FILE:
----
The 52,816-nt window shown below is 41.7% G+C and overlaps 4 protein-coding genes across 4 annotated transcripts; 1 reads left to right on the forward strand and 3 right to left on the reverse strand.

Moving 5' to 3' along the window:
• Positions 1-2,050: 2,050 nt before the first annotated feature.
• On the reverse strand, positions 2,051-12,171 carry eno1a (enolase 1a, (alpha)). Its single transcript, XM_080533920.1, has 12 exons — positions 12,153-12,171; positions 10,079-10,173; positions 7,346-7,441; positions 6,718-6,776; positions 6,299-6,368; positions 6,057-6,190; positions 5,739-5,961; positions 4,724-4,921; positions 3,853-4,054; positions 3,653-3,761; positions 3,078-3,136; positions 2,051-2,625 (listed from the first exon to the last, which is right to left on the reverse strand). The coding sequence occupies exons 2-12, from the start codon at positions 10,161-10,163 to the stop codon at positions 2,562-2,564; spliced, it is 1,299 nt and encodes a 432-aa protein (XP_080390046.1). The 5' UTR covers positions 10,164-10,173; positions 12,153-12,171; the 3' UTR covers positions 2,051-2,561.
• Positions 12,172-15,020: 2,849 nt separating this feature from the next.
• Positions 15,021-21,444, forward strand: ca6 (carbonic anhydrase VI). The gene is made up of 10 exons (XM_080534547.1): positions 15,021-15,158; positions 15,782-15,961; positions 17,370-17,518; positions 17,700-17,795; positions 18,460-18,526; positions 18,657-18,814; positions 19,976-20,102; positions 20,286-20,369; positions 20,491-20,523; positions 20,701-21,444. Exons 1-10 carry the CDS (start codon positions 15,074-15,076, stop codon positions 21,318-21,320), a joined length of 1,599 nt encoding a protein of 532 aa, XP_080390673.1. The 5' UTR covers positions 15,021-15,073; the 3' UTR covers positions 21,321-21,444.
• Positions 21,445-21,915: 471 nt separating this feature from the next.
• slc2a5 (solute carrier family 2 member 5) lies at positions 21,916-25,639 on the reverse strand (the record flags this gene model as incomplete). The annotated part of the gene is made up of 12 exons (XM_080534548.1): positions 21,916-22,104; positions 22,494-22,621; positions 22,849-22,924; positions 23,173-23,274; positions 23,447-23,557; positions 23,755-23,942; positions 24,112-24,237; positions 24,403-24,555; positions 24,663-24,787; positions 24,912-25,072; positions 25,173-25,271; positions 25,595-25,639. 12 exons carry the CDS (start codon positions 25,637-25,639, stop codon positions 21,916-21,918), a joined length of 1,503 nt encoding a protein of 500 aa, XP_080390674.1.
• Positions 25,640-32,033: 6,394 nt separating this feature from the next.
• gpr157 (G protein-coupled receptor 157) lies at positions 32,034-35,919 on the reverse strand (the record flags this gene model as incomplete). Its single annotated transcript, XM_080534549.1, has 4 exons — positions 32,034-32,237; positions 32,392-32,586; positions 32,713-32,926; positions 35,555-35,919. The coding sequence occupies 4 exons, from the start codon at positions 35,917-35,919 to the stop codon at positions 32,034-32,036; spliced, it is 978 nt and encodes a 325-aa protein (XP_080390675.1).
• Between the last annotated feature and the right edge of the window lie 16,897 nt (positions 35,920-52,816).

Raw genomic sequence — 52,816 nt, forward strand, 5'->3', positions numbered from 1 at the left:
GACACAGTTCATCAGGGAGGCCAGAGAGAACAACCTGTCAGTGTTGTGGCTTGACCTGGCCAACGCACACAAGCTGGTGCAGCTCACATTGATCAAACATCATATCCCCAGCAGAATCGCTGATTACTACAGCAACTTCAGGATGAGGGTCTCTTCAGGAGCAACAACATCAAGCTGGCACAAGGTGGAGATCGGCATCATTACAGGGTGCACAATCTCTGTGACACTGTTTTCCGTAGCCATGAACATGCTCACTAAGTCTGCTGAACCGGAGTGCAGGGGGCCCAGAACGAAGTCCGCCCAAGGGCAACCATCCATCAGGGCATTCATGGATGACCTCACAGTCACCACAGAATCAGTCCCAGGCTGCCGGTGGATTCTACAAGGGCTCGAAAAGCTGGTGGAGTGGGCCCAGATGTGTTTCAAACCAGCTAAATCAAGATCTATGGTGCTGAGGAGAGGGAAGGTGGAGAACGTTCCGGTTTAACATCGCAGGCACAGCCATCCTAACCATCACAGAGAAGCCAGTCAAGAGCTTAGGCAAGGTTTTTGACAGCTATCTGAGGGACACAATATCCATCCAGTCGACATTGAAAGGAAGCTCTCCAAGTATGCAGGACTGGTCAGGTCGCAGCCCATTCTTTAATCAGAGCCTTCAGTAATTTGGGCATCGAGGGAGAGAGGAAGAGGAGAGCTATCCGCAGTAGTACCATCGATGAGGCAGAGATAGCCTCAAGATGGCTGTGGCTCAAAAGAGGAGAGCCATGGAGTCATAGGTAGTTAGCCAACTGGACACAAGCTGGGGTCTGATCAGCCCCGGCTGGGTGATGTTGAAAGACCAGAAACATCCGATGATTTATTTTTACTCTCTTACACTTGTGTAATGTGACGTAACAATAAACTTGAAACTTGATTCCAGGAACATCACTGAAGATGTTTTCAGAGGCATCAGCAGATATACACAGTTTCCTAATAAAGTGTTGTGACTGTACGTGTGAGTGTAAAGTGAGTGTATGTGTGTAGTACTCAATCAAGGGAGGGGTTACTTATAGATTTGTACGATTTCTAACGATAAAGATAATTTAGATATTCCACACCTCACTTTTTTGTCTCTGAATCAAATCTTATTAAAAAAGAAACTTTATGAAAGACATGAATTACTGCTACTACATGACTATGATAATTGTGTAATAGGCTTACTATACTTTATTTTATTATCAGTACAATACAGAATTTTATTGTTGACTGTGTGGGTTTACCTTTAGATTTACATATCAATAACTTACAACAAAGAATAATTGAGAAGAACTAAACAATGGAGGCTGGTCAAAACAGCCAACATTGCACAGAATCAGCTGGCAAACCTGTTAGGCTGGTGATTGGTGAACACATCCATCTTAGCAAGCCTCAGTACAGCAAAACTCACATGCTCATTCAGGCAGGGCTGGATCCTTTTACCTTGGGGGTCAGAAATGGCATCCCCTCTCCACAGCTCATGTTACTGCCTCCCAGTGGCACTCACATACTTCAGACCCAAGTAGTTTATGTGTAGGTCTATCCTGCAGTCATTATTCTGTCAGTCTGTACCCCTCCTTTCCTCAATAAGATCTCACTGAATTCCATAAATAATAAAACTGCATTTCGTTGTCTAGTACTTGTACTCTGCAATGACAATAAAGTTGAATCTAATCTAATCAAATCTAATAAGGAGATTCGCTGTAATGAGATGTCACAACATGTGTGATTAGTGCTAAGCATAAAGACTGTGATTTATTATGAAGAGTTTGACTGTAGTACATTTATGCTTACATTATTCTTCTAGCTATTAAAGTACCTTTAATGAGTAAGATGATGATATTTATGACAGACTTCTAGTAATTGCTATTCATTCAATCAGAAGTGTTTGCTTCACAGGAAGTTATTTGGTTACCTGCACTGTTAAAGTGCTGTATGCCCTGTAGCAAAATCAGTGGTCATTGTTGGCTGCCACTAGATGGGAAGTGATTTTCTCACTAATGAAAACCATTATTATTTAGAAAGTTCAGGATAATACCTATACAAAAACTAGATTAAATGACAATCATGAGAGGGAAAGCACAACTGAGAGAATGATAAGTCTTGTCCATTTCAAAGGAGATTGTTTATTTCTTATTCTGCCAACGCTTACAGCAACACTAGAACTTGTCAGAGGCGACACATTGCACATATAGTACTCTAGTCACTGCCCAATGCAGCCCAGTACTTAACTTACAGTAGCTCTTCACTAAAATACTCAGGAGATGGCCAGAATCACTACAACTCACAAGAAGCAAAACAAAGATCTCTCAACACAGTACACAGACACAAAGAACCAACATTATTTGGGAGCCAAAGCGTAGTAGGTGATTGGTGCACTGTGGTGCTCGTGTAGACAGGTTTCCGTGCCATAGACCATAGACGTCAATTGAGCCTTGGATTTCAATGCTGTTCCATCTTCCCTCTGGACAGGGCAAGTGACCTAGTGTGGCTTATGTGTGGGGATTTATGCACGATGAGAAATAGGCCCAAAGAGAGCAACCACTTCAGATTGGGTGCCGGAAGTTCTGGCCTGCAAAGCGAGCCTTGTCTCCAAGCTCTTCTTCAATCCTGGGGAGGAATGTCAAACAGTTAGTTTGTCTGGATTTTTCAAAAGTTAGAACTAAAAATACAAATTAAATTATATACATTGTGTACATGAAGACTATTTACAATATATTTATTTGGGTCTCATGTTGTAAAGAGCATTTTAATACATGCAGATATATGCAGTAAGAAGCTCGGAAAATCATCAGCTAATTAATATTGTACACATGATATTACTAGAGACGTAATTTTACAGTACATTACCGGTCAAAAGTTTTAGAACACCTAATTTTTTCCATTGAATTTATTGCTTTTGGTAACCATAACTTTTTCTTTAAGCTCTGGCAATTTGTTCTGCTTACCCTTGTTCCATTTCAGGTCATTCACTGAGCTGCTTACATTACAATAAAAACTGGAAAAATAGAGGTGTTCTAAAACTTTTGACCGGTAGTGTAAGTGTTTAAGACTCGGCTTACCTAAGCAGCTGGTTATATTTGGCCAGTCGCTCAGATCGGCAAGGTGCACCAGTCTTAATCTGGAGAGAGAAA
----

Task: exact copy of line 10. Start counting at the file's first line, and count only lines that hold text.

• gpr157 (G protein-coupled receptor 157) lies at positions 32,034-35,919 on the reverse strand (the record flags this gene model as incomplete). Its single annotated transcript, XM_080534549.1, has 4 exons — positions 32,034-32,237; positions 32,392-32,586; positions 32,713-32,926; positions 35,555-35,919. The coding sequence occupies 4 exons, from the start codon at positions 35,917-35,919 to the stop codon at positions 32,034-32,036; spliced, it is 978 nt and encodes a 325-aa protein (XP_080390675.1).